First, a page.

Originally published in 1999, A New China has become a standard textbook for intermediate Chinese language learning. This completely revised edition reflects China’s dramatic developments in the last decade and consolidates the previous two-volume set into one volume for easy student use. Written from the perspective of a foreign student who has just arrived in China, the textbook provides the most up-to-date lessons and learning materials about the changing face of China.
The first half of the book follows the life of an exchange student experiencing Beijing for the first time. Chinese language students are guided step-by-step through the stages of arriving at the airport, going through customs, and adjusting to Chinese university dormitories. The revised edition includes new lessons on daily life, such as doing laundry and getting a haircut, as well as visiting the zoo, night markets, and the Great Wall. Later lessons discuss recent social and political issues in China, including divorce, Beijing traffic, and the college entrance examination. A New China provides detailed grammar explanations, extensive vocabulary lists, and homework exercises.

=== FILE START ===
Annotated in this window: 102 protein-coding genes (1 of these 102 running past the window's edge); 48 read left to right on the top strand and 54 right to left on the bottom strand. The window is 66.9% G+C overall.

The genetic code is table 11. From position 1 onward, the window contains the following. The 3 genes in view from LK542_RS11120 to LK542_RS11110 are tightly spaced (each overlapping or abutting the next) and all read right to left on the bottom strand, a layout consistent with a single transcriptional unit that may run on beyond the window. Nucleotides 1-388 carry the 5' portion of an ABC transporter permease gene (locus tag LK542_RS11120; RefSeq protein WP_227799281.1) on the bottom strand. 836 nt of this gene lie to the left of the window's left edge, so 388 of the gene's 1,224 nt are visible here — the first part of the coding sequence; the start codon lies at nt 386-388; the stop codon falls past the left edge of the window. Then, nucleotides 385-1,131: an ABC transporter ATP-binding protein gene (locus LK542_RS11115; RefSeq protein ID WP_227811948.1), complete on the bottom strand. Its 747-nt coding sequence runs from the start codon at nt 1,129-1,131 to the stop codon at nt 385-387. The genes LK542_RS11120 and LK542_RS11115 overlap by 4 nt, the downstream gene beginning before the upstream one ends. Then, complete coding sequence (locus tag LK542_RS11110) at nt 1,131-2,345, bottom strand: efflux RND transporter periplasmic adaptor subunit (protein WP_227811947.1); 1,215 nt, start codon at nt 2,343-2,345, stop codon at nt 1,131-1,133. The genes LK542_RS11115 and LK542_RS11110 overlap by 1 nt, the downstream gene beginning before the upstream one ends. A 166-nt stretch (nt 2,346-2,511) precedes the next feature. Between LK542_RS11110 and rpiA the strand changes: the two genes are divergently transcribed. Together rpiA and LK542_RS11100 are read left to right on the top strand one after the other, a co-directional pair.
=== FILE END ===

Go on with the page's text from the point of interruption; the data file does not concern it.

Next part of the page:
- Single-volume, user-friendly format
- New lessons and vocabulary reflecting daily living in China
- Includes China’s recent social and political issues
- Detailed grammar explanations, vocabulary lists, and homework exercises
- Uses both traditional and simplified characters
The Religion and Science Debate: Why Does It Continue?
Eighty-one years after America witnessed the Scopes trial over the teaching of evolution in public schools, the debate between science and religion continues. In this book scholars from a variety of disciplines—sociology, history, science, and theology—provide new insights into the contemporary dialogue as well as some perspective suggestions for delineating the responsibilities of both the scientific and religious spheres.